Table 1: Profile of patients with Bacillus Calmette Guérin-induced granulomatous balanoposthitis following intravesical therapy

Click here to view


This case highlights the presentation of BCG inoculation tuberculosis as a rare entity and dermatologists and venereologists should be aware of this clinical scenario in patients with urinary bladder carcinoma treated with adjuvant BCG chemotherapy.

Granulomatous balanitis is the most widely reported penile complication, after multiple cycles of BCG used as an immunotherapy intravesically in transitional cell carcinoma, presenting with symptoms like penile edema, papules, nodule, and ulcers, along with inguinal lymphadenopathies.[3] The occurrence of skin lesions has a variable timeline ranging from early to 1 year after the last BCG instillation.[3] There is no definite mechanism identified for the dissemination of infection. However, trauma while urethral catheterization prior to BCG instillation has been thought to be the most likely cause of infection. In our patient also there was pain and difficulty while insertion of catheter prior to the BCG instillation.

Declaration of patient consent

The authors certify that they have obtained all appropriate patient consent forms. In the form the patient(s) has/have given his/her/their consent for his/her/their images and other clinical information to be reported in the journal. The patients understand that their names and initials will not be published and due efforts will be made to conceal their identity, but anonymity cannot be guaranteed.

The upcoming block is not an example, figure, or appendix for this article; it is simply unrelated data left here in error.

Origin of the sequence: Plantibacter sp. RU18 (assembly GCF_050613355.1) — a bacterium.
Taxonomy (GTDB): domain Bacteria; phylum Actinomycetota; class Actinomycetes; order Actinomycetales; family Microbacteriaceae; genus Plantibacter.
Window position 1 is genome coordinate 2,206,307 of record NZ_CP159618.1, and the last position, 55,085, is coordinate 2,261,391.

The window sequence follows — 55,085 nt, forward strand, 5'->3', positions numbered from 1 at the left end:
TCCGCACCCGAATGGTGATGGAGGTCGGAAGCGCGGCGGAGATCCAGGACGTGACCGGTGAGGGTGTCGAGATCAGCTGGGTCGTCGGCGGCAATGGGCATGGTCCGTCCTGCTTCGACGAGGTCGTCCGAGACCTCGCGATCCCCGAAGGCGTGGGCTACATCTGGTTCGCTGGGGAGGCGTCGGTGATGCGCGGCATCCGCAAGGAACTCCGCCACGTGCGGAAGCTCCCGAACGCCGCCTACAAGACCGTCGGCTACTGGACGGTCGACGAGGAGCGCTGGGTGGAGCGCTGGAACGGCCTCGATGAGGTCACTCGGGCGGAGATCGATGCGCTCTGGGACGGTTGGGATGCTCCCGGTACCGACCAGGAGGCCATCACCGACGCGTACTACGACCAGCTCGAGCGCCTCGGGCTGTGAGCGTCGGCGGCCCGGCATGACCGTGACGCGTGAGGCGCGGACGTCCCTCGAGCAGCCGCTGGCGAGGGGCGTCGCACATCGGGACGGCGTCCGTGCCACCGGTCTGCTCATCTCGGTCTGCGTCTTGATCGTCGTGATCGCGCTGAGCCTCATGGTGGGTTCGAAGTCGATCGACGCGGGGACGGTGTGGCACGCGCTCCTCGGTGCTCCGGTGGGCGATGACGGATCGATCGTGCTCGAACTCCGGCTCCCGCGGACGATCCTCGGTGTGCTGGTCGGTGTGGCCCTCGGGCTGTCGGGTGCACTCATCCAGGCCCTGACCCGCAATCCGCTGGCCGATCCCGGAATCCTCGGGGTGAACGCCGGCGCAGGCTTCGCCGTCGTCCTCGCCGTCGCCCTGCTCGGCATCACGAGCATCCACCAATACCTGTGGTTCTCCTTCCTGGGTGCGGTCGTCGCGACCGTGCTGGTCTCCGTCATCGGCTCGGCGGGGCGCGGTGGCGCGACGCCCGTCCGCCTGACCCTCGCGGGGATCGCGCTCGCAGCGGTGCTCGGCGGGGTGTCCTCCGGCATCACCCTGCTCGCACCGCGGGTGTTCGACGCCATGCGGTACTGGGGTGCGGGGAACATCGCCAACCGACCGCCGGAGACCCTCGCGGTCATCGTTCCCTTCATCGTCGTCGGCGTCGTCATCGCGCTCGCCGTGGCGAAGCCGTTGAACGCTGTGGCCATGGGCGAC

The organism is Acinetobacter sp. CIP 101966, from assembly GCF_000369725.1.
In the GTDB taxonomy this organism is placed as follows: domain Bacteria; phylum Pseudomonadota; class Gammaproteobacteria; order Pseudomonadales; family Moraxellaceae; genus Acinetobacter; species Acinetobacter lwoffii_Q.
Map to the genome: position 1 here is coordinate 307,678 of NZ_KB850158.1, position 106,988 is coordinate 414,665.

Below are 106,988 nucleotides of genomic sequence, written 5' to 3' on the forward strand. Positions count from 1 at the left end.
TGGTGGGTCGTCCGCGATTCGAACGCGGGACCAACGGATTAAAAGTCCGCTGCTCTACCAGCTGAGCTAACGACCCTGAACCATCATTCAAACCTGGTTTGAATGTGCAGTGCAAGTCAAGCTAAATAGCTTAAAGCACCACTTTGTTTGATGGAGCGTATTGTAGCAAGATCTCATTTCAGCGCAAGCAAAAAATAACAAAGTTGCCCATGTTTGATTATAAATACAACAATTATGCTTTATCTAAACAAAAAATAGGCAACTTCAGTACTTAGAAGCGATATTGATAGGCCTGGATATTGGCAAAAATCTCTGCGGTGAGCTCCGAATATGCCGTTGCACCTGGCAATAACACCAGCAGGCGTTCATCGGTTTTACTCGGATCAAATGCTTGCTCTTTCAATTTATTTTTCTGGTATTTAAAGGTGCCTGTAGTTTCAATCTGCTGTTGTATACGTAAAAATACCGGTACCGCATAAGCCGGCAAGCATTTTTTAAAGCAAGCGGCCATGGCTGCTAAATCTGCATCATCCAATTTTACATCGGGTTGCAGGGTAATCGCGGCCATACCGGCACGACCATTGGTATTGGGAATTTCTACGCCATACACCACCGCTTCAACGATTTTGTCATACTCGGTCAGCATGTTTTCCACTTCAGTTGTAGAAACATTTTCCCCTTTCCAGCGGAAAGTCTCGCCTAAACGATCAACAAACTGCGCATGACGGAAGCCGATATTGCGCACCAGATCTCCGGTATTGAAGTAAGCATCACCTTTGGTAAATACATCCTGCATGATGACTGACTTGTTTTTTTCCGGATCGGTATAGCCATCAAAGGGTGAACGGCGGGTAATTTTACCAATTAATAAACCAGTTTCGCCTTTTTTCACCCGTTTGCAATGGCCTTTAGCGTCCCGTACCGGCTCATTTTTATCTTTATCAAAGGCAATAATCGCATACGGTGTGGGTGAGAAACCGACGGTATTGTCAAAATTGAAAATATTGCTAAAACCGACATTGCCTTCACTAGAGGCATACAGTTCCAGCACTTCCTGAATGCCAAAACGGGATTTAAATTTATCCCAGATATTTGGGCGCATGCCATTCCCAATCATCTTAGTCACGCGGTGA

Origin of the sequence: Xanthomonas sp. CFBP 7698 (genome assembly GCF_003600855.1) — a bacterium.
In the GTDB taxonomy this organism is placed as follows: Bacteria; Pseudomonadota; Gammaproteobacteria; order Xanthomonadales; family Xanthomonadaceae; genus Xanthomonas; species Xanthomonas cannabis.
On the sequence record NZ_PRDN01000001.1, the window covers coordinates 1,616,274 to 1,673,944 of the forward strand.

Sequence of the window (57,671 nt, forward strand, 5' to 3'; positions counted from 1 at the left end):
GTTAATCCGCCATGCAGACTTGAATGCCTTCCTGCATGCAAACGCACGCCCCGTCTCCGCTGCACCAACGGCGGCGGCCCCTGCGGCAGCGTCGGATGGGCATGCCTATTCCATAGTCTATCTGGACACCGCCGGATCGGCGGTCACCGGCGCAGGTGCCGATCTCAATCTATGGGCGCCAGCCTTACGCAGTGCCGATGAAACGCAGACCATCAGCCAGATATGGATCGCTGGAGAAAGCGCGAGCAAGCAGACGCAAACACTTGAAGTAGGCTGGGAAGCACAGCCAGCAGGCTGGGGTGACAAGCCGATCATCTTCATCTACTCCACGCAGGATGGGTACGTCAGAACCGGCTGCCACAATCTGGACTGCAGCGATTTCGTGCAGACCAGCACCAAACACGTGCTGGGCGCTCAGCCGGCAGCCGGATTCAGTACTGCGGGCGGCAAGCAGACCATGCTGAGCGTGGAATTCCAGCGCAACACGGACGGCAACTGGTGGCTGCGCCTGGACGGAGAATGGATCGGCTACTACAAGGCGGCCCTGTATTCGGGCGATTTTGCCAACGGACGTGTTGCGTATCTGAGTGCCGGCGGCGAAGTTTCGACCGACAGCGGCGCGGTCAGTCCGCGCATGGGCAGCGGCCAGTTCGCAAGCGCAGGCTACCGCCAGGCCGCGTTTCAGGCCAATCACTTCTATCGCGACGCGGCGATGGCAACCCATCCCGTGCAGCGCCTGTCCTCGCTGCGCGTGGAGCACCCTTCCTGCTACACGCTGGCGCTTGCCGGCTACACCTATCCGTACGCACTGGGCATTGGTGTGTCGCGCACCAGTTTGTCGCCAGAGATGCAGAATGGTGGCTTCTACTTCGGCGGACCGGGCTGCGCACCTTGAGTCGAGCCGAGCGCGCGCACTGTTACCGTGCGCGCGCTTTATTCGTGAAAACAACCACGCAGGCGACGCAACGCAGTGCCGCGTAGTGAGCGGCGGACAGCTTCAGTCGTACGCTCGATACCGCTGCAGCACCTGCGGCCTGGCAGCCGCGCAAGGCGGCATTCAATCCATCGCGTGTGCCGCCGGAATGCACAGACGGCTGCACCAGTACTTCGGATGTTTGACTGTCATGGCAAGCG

Financial support and sponsorship

Nil.

Conflicts of interest

There are no conflicts of interest.



 
   References Top

1.
Elzein F, Albogami N, Saad M, El Tayeb N, Alghamdi A, Elyamany G. Disseminated Mycobacterium bovis Infection complicating intravesical BCG instillation for the treatment of superficial transitional cell carcinoma of the bladder. Clin Med Insights Case Rep 2016;9:71-3.  Back to cited text no. 1
    
2.
Ashiru O, Esteso G, García-Cuesta EM, Castellano E, Samba C, Escudero-López E, et al. BCG therapy of bladder cancer stimulates a prolonged release of the chemoattractant CXCL10 (IP10) in patient urine. Cancers (Basel) 2019;11:940.  Back to cited text no. 2
    
3.
Konohana A, Noda J, Shoji K, Hanyaku H. Primary tuberculosis of the glans penis. J Am Acad Dermatol 1992;26:1002-3.  Back to cited text no. 3
    
4.
Lamm DL, van der Meijden PM, Morales A, Brosman SA, Catalona WJ, Herr HW, et al. Incidence and treatment of complications of bacillus Calmette-Guerin intravesical therapy in superficial bladder cancer. J Urol 1992;147:596-600.  Back to cited text no. 4
    
5.
Michelet N, Spenatto N, Viraben R, Cuny JF, Mazet J, Trechot P, et al. BCG infection of glans penis after intravesical BCG therapy. Ann Dermatol Venereol 2008;135:479-83.  Back to cited text no. 5
    
6.
Ribera M, Bielsa J, Manterola JM, Fernandez MT, Ferrandiz C. Mycobacterium bovis-BCG infection of the glans penis: A complication of intravesical administration of bacillus Calmette-Guerin. Br J Dermatol 1995;132:309-10.  Back to cited text no. 6
    
7.
Erol A, Ozgur S, Tahtali N, Akbay E, Dalva I, Cetin S. Bacillus Calmette-Guerin (BCG) balanitis as a complication of intravesical BCG immunotherapy: A case report. Int Urol Nephrol 1995;27:307-10.  Back to cited text no. 7
    
8.
Baniel J, Lev Z, Engelstein D, Servadio C. Penile edema and meatal ulceration after intravesical instillation with bacillus Calmette-Guerin. Urology 1996;47:932-4.  Back to cited text no. 8